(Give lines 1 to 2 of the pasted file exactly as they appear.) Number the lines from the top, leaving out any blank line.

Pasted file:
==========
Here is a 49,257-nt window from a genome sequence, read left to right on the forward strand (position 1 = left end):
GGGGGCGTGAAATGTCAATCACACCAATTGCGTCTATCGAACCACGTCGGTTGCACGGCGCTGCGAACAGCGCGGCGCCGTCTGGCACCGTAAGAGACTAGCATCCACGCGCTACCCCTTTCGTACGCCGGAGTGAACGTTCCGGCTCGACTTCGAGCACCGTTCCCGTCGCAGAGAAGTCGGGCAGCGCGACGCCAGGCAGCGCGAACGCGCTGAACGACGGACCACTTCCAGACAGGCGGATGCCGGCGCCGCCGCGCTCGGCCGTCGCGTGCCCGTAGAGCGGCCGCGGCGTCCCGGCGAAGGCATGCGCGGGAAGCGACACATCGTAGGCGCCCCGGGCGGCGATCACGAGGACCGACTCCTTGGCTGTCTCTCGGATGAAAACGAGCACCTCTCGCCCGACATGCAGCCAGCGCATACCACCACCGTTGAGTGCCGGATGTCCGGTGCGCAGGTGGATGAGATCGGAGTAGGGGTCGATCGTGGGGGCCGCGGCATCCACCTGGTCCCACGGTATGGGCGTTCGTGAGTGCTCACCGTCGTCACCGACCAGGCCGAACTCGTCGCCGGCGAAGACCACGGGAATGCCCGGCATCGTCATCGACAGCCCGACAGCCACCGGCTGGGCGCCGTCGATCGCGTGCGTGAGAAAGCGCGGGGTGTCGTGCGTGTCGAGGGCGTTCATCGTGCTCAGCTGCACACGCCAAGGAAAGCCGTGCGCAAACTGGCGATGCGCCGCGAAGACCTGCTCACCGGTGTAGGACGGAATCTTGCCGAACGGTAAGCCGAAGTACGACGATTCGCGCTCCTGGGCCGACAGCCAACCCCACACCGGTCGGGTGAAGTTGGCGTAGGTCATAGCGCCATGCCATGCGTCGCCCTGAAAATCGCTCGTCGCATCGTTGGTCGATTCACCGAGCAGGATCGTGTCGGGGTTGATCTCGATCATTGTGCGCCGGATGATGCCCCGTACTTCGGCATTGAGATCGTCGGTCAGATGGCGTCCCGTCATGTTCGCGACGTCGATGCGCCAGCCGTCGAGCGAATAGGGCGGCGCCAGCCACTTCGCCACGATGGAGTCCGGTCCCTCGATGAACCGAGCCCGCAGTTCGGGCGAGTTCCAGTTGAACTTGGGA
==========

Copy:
Here is a 49,257-nt window from a genome sequence, read left to right on the forward strand (position 1 = left end):
GGGGGCGTGAAATGTCAATCACACCAATTGCGTCTATCGAACCACGTCGGTTGCACGGCGCTGCGAACAGCGCGGCGCCGTCTGGCACCGTAAGAGACTAGCATCCACGCGCTACCCCTTTCGTACGCCGGAGTGAACGTTCCGGCTCGACTTCGAGCACCGTTCCCGTCGCAGAGAAGTCGGGCAGCGCGACGCCAGGCAGCGCGAACGCGCTGAACGACGGACCACTTCCAGACAGGCGGATGCCGGCGCCGCCGCGCTCGGCCGTCGCGTGCCCGTAGAGCGGCCGCGGCGTCCCGGCGAAGGCATGCGCGGGAAGCGACACATCGTAGGCGCCCCGGGCGGCGATCACGAGGACCGACTCCTTGGCTGTCTCTCGGATGAAAACGAGCACCTCTCGCCCGACATGCAGCCAGCGCATACCACCACCGTTGAGTGCCGGATGTCCGGTGCGCAGGTGGATGAGATCGGAGTAGGGGTCGATCGTGGGGGCCGCGGCATCCACCTGGTCCCACGGTATGGGCGTTCGTGAGTGCTCACCGTCGTCACCGACCAGGCCGAACTCGTCGCCGGCGAAGACCACGGGAATGCCCGGCATCGTCATCGACAGCCCGACAGCCACCGGCTGGGCGCCGTCGATCGCGTGCGTGAGAAAGCGCGGGGTGTCGTGCGTGTCGAGGGCGTTCATCGTGCTCAGCTGCACACGCCAAGGAAAGCCGTGCGCAAACTGGCGATGCGCCGCGAAGACCTGCTCACCGGTGTAGGACGGAATCTTGCCGAACGGTAAGCCGAAGTACGACGATTCGCGCTCCTGGGCCGACAGCCAACCCCACACCGGTCGGGTGAAGTTGGCGTAGGTCATAGCGCCATGCCATGCGTCGCCCTGAAAATCGCTCGTCGCATCGTTGGTCGATTCACCGAGCAGGATCGTGTCGGGGTTGATCTCGATCATTGTGCGCCGGATGATGCCCCGTACTTCGGCATTGAGATCGTCGGTCAGATGGCGTCCCGTCATGTTCGCGACGTCGATGCGCCAGCCGTCGAGCGAATAGGGCGGCGCCAGCCACTTCGCCACGATGGAGTCCGGTCCCTCGATGAACCGAGCCCGCAGTTCGGGCGAGTTCCAGTTGAACTTGGGA